IT WAS NOT yet official, but it was incontrovertibly true: Germany was about to lose the war.
The success of the Battle of Amiens prompted General Rawlinson to write to Sir Henry Wilson on 9th August, “I think we have given the Boche a pretty good bump this time.” His magisterial understatement offers a delicious flavour of how it felt, just then, to be on the winning side.
There had been too many false dawns over the previous four years, in which both sides had launched gigantic assaults, fortified by the best technology and massive firepower, and reliant upon the astonishing courage of their troops. Yet these had not been enough. Again and again, initial gains had slowed into inch-by-inch attrition, before the war had reverted once again to the beastliness of the status quo ante.
The day of this decisive assault came four years and four days after Britain had declared war on Germany. General Rawlinson and his Fourth Army had been entrusted with the attack, but the battle’s conception belonged to Haig. British troops were lucky in their allies that day — the famously aggressive and justly feared Australian and Canadian Corps, and the French First Army under General Debeney. But would that be enough? She had had allies too at the time of the Somme and of Passchendaele.
Was it the firepower which proved decisive? At 4.20 a.m. over 2,000 artillery pieces opened fire and, with limited defences in which to shelter, the front-line German troops were helpless. The weather, for once, was on the Allies’ side: a thick mist covered the ground and the gloom was intensified by phosphorous grenades dropped by the RAF. Certainly, those first volleys of artillery were enough for the Germans to be dumbfounded, and these were swiftly followed by a creeping barrage and a coordinated attack led by a huge force of tanks — over 400 of them in all, working closely with the cavalry. Then came 400 aircraft, their engines tuned to make the greatest possible noise in order to unnerve the enemy and to divert their attention from the rumble of advancing tanks.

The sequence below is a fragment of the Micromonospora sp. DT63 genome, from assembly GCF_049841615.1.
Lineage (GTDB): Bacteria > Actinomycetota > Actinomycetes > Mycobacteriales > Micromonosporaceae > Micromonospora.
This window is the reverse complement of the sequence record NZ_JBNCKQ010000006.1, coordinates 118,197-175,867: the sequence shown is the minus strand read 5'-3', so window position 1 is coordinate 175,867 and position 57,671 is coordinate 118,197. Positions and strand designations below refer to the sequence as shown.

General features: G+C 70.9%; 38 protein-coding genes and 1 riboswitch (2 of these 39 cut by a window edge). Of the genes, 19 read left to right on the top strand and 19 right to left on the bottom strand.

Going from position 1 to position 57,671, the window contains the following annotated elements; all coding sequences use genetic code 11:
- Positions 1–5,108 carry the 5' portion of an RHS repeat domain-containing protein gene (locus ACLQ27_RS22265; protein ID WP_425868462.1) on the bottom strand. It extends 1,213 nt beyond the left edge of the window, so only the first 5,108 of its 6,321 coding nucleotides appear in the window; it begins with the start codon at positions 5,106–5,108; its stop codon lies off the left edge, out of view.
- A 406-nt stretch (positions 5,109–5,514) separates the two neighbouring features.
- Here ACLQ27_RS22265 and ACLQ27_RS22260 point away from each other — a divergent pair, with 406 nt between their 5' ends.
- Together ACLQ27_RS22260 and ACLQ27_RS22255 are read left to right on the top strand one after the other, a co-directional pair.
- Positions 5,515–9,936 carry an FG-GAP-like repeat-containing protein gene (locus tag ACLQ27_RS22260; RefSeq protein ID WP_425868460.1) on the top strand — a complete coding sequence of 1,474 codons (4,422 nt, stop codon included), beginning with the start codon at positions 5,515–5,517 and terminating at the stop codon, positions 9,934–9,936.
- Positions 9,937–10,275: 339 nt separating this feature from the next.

There could be no argument about the result. By noon at least six miles had been gained and, by nightfall, a breach in the German line had been made, twelve miles wide and about seven miles deep. About 100 tanks and 1,000 horses had been lost by the Allies, but German casualties numbered 30,000 of whom some 17,000 were prisoners. Three to four hundred guns had been captured by the Allies.
So — what was it that marked out, to copy Rawlinson, this “bump” from earlier ones? For too long there has been a temptation to fall back on structuralist explanations — the exhaustion of German troops in the wake of their failure to drive home their offensives in recent months or the demoralisation on the German Home Front. Both were critical, of course, as (goodness knows) was the infusion of verve and vigour from the United States.
But we can see also the extent to which Haig and his commanders had summoned humility to learn from the mistakes of the past. They had more and better tanks and aeroplanes at their disposal, of course, and knew far better how to integrate them into the whole battle plan. Above all, they had learned about secrecy. Hundreds of tanks had been brought into the sector and concealed from enemy aerial observation. Four Canadian divisions had been moved into attack positions between 30th July and 3rd August — meaning 100,000 men, 20,000 horses and 1,000 guns — without the Germans picking up on the fact. Other Canadian troops were switched to Ypres and ordered to fill the air with wireless signals in an effort to deceive the enemy into expecting more actions in that area: the kind of decoy which would become typical in the next war but, for now, was a technological marvel.
Even so, few experienced soldiers succumbed to hubris. The Australian, General Monash, remembered the tension of the night before the battle:
In the black darkness, a hundred thousand infantry, deployed over twelve miles of front, are standing grimly, silently, expectantly, in readiness to advance, or are already crawling stealthily forward to get within eighty yards of the line on which the barrage will fall; all feel to make sure that their bayonets are firmly locked, or to set their steel helmets firmly on their heads; Company and Platoon commanders, their whistles ready to hand, are nervously glancing at their luminous watches, waiting for minute after minute to go by…
Finally, it was 4.20 a.m., and the opening bombardment was unleashed:
And suddenly, with a mighty roar, more than a thousand guns begin the symphony. A great illumination lights up the Eastern Horizon: and instantly the whole complex organisation, extending far back to areas almost beyond earshot of the guns, begins to move forward; every man, every unit, every vehicle and every tank on the appointed tasks and to their designated goal, sweeping on relentlessly and irresistibly. Viewed from a high vantage point and in the glimmer of breaking day, a great artillery barrage surely surpasses in dynamic splendour any other manifestation of collective human effort.
Captain Oliver Woodward recalled: